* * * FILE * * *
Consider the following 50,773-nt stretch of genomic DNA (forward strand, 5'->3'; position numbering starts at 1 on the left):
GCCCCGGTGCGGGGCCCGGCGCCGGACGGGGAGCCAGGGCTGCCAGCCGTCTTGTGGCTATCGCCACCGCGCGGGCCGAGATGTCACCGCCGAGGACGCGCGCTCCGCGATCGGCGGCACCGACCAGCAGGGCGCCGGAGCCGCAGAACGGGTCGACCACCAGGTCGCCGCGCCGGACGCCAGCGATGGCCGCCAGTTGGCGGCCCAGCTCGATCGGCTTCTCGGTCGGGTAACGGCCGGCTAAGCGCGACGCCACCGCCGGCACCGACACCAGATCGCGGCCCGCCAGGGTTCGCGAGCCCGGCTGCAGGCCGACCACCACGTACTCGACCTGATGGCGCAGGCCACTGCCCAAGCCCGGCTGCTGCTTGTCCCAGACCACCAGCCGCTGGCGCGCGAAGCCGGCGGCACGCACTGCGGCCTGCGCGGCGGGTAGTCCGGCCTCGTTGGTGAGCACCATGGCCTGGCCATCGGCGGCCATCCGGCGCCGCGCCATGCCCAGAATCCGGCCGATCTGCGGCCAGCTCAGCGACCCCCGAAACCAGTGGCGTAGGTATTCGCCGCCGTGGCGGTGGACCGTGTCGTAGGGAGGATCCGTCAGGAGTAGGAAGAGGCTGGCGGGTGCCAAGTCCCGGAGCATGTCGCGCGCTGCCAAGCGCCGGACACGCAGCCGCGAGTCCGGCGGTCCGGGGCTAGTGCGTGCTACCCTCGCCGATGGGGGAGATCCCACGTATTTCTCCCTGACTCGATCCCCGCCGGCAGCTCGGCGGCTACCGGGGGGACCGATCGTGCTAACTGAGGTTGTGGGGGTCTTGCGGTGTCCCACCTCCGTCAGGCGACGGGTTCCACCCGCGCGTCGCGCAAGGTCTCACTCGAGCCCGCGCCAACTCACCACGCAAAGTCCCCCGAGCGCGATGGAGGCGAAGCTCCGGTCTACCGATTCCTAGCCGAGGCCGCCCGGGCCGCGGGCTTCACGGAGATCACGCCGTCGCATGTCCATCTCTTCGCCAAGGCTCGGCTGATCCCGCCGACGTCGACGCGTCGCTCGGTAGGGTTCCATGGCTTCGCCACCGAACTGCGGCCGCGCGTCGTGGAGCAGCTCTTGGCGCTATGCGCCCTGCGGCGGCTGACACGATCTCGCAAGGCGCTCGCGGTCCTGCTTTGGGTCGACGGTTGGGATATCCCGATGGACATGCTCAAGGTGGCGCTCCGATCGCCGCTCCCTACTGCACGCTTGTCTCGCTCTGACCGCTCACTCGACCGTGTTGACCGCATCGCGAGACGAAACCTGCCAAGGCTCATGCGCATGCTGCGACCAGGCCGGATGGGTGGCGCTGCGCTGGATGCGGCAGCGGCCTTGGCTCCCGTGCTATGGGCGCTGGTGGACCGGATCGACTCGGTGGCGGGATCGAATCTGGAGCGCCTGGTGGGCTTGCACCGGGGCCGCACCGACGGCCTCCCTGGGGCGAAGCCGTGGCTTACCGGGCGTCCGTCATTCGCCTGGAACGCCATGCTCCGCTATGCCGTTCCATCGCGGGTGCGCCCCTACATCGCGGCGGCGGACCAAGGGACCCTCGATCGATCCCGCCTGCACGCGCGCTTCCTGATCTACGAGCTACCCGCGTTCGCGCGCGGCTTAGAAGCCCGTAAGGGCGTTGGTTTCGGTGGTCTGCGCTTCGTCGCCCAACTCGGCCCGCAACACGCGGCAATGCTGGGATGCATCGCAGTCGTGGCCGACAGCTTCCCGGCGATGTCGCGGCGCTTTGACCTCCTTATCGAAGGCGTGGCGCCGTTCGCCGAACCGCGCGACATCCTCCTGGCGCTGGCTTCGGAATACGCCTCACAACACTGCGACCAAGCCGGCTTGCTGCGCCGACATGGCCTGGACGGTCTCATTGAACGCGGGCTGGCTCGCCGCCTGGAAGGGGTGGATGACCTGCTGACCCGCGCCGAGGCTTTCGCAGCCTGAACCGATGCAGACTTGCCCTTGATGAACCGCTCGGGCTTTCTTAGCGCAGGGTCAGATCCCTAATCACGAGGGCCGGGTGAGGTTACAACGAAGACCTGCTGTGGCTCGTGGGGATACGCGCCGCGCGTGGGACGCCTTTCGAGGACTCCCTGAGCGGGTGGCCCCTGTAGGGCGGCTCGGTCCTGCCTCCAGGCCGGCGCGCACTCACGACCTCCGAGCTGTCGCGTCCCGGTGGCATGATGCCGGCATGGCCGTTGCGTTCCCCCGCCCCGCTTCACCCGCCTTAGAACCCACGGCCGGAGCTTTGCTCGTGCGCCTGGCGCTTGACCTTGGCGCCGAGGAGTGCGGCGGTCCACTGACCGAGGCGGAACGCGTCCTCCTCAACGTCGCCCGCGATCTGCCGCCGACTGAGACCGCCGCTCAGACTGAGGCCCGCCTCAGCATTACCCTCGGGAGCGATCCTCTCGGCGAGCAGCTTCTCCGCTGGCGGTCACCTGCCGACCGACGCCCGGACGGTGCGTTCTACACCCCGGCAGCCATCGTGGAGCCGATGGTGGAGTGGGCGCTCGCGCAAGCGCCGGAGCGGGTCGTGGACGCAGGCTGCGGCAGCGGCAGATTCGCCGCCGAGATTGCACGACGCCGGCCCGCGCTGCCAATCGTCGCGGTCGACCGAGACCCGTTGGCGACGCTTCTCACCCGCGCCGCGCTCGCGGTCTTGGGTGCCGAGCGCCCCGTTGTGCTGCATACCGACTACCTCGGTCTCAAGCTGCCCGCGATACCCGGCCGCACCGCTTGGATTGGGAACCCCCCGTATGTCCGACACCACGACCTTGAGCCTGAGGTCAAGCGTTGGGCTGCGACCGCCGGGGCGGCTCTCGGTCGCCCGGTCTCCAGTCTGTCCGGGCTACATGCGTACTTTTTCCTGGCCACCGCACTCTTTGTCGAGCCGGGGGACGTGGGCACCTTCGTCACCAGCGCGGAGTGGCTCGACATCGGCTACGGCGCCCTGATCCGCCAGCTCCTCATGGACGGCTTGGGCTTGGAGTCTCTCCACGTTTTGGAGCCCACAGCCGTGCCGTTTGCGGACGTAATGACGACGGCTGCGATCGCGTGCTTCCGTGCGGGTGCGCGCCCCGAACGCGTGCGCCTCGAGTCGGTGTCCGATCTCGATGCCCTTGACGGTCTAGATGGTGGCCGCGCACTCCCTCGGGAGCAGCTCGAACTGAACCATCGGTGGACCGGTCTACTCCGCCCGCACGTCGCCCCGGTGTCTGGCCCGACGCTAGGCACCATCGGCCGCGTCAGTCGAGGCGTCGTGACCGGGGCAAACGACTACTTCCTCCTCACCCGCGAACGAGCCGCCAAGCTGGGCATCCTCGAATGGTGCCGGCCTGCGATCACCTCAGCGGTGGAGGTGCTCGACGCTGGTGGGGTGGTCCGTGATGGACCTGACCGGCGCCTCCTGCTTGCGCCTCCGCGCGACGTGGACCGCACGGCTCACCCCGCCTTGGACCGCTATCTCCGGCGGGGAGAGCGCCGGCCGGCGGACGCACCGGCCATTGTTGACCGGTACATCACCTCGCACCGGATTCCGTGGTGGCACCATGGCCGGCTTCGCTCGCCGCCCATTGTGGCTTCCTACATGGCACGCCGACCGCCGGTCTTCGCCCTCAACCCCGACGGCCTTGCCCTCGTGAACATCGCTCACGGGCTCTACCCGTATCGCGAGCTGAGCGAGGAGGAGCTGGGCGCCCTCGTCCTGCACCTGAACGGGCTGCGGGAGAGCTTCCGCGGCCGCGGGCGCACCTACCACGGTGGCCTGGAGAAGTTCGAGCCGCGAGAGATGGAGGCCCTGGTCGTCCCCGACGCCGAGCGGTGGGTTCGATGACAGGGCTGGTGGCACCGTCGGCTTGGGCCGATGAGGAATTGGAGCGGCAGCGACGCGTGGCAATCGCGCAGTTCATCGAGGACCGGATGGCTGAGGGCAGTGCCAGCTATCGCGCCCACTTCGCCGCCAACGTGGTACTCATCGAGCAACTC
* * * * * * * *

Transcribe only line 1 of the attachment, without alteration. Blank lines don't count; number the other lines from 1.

Consider the following 50,773-nt stretch of genomic DNA (forward strand, 5'->3'; position numbering starts at 1 on the left):